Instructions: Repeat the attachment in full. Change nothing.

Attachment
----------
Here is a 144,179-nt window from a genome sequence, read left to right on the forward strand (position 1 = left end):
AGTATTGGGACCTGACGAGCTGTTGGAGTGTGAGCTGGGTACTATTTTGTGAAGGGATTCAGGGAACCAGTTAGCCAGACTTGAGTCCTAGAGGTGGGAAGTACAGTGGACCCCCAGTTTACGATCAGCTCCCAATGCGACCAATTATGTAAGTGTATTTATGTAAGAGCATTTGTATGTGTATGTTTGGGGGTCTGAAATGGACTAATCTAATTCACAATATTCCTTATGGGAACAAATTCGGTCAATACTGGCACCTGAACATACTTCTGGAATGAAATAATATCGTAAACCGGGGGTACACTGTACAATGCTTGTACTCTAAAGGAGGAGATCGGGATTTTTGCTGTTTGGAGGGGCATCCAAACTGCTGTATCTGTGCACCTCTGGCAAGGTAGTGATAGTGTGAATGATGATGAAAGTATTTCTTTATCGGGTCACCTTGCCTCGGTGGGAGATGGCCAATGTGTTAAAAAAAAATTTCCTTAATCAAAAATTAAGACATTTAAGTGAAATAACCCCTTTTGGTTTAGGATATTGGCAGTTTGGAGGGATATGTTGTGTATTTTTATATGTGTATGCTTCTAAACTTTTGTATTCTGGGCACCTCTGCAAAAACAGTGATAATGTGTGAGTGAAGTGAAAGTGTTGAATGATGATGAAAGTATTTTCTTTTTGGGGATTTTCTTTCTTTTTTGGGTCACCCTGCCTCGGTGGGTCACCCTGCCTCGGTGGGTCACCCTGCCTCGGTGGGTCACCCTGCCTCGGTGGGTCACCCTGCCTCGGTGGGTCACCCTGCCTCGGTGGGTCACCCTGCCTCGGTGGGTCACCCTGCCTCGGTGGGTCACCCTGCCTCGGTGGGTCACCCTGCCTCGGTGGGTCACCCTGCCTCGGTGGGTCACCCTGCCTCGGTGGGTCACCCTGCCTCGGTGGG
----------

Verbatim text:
Here is a 144,179-nt window from a genome sequence, read left to right on the forward strand (position 1 = left end):
AGTATTGGGACCTGACGAGCTGTTGGAGTGTGAGCTGGGTACTATTTTGTGAAGGGATTCAGGGAACCAGTTAGCCAGACTTGAGTCCTAGAGGTGGGAAGTACAGTGGACCCCCAGTTTACGATCAGCTCCCAATGCGACCAATTATGTAAGTGTATTTATGTAAGAGCATTTGTATGTGTATGTTTGGGGGTCTGAAATGGACTAATCTAATTCACAATATTCCTTATGGGAACAAATTCGGTCAATACTGGCACCTGAACATACTTCTGGAATGAAATAATATCGTAAACCGGGGGTACACTGTACAATGCTTGTACTCTAAAGGAGGAGATCGGGATTTTTGCTGTTTGGAGGGGCATCCAAACTGCTGTATCTGTGCACCTCTGGCAAGGTAGTGATAGTGTGAATGATGATGAAAGTATTTCTTTATCGGGTCACCTTGCCTCGGTGGGAGATGGCCAATGTGTTAAAAAAAAATTTCCTTAATCAAAAATTAAGACATTTAAGTGAAATAACCCCTTTTGGTTTAGGATATTGGCAGTTTGGAGGGATATGTTGTGTATTTTTATATGTGTATGCTTCTAAACTTTTGTATTCTGGGCACCTCTGCAAAAACAGTGATAATGTGTGAGTGAAGTGAAAGTGTTGAATGATGATGAAAGTATTTTCTTTTTGGGGATTTTCTTTCTTTTTTGGGTCACCCTGCCTCGGTGGGTCACCCTGCCTCGGTGGGTCACCCTGCCTCGGTGGGTCACCCTGCCTCGGTGGGTCACCCTGCCTCGGTGGGTCACCCTGCCTCGGTGGGTCACCCTGCCTCGGTGGGTCACCCTGCCTCGGTGGGTCACCCTGCCTCGGTGGGTCACCCTGCCTCGGTGGGTCACCCTGCCTCGGTGGGTCACCCTGCCTCGGTGGGTCACCCTGCCTCGGTGGG